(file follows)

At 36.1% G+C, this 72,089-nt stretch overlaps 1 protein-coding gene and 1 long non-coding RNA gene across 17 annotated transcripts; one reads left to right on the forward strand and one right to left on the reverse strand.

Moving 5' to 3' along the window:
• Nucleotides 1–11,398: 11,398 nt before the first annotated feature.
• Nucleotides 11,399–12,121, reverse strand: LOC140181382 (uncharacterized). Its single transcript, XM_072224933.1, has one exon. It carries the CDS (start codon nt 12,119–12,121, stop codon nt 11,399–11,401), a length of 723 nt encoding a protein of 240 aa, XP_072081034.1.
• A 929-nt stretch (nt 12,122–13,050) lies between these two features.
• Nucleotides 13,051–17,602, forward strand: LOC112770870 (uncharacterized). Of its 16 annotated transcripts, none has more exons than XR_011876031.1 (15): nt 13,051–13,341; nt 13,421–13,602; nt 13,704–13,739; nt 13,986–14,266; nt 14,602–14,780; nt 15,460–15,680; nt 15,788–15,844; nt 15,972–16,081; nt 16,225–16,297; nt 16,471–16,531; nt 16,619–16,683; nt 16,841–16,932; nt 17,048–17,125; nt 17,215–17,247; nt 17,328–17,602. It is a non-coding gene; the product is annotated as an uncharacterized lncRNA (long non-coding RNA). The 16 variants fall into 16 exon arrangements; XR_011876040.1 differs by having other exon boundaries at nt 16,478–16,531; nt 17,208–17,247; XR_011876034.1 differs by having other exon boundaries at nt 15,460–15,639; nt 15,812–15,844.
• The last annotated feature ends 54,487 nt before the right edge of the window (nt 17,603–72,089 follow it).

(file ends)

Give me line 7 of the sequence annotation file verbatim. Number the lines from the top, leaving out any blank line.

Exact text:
• The last annotated feature ends 54,487 nt before the right edge of the window (nt 17,603–72,089 follow it).